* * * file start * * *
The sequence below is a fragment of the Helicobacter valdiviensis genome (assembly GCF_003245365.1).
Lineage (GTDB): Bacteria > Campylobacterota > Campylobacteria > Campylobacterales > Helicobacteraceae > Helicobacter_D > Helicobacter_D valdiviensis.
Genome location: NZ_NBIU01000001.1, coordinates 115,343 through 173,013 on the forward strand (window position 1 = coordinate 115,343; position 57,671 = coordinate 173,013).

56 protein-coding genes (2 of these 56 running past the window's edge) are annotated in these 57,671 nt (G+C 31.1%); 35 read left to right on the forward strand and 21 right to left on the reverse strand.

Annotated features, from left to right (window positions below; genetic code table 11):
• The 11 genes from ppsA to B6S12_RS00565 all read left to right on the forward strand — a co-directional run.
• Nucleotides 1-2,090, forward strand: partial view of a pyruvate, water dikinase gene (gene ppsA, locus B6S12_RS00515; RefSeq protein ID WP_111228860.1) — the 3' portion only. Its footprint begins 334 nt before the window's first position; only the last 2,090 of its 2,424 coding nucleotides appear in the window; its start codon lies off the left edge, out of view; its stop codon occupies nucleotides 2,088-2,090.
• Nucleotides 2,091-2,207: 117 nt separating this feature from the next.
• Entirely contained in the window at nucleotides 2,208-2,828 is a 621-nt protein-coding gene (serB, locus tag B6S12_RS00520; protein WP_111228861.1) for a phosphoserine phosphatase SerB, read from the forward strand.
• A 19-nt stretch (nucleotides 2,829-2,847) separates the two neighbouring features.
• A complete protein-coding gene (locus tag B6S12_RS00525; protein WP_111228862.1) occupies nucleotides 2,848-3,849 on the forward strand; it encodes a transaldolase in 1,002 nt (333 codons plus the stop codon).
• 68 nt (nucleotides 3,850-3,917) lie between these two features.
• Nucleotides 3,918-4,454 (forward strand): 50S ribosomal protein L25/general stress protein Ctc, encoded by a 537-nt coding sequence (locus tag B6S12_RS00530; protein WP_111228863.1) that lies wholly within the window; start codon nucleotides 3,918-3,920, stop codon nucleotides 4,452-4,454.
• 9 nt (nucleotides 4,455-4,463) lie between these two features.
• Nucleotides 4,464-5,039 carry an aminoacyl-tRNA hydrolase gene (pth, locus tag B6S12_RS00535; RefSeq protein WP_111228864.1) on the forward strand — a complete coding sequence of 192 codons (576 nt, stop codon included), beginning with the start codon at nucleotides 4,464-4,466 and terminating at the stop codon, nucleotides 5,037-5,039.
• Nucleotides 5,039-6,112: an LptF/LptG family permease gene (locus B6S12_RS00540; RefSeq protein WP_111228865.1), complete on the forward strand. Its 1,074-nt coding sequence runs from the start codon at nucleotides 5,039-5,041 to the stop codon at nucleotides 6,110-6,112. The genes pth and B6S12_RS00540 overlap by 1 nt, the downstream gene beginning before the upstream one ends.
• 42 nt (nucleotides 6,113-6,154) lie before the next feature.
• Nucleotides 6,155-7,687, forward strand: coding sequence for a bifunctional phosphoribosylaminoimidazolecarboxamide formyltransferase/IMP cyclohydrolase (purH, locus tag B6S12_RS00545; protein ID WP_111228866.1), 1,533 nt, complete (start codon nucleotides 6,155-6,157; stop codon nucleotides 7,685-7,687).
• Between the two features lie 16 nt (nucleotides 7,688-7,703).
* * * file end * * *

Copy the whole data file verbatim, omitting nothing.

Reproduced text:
The sequence below is a fragment of the Helicobacter valdiviensis genome (assembly GCF_003245365.1).
Lineage (GTDB): Bacteria > Campylobacterota > Campylobacteria > Campylobacterales > Helicobacteraceae > Helicobacter_D > Helicobacter_D valdiviensis.
Genome location: NZ_NBIU01000001.1, coordinates 115,343 through 173,013 on the forward strand (window position 1 = coordinate 115,343; position 57,671 = coordinate 173,013).

56 protein-coding genes (2 of these 56 running past the window's edge) are annotated in these 57,671 nt (G+C 31.1%); 35 read left to right on the forward strand and 21 right to left on the reverse strand.

Annotated features, from left to right (window positions below; genetic code table 11):
• The 11 genes from ppsA to B6S12_RS00565 all read left to right on the forward strand — a co-directional run.
• Nucleotides 1-2,090, forward strand: partial view of a pyruvate, water dikinase gene (gene ppsA, locus B6S12_RS00515; RefSeq protein ID WP_111228860.1) — the 3' portion only. Its footprint begins 334 nt before the window's first position; only the last 2,090 of its 2,424 coding nucleotides appear in the window; its start codon lies off the left edge, out of view; its stop codon occupies nucleotides 2,088-2,090.
• Nucleotides 2,091-2,207: 117 nt separating this feature from the next.
• Entirely contained in the window at nucleotides 2,208-2,828 is a 621-nt protein-coding gene (serB, locus tag B6S12_RS00520; protein WP_111228861.1) for a phosphoserine phosphatase SerB, read from the forward strand.
• A 19-nt stretch (nucleotides 2,829-2,847) separates the two neighbouring features.
• A complete protein-coding gene (locus tag B6S12_RS00525; protein WP_111228862.1) occupies nucleotides 2,848-3,849 on the forward strand; it encodes a transaldolase in 1,002 nt (333 codons plus the stop codon).
• 68 nt (nucleotides 3,850-3,917) lie between these two features.
• Nucleotides 3,918-4,454 (forward strand): 50S ribosomal protein L25/general stress protein Ctc, encoded by a 537-nt coding sequence (locus tag B6S12_RS00530; protein WP_111228863.1) that lies wholly within the window; start codon nucleotides 3,918-3,920, stop codon nucleotides 4,452-4,454.
• 9 nt (nucleotides 4,455-4,463) lie between these two features.
• Nucleotides 4,464-5,039 carry an aminoacyl-tRNA hydrolase gene (pth, locus tag B6S12_RS00535; RefSeq protein WP_111228864.1) on the forward strand — a complete coding sequence of 192 codons (576 nt, stop codon included), beginning with the start codon at nucleotides 4,464-4,466 and terminating at the stop codon, nucleotides 5,037-5,039.
• Nucleotides 5,039-6,112: an LptF/LptG family permease gene (locus B6S12_RS00540; RefSeq protein WP_111228865.1), complete on the forward strand. Its 1,074-nt coding sequence runs from the start codon at nucleotides 5,039-5,041 to the stop codon at nucleotides 6,110-6,112. The genes pth and B6S12_RS00540 overlap by 1 nt, the downstream gene beginning before the upstream one ends.
• 42 nt (nucleotides 6,113-6,154) lie before the next feature.
• Nucleotides 6,155-7,687, forward strand: coding sequence for a bifunctional phosphoribosylaminoimidazolecarboxamide formyltransferase/IMP cyclohydrolase (purH, locus tag B6S12_RS00545; protein ID WP_111228866.1), 1,533 nt, complete (start codon nucleotides 6,155-6,157; stop codon nucleotides 7,685-7,687).
• Between the two features lie 16 nt (nucleotides 7,688-7,703).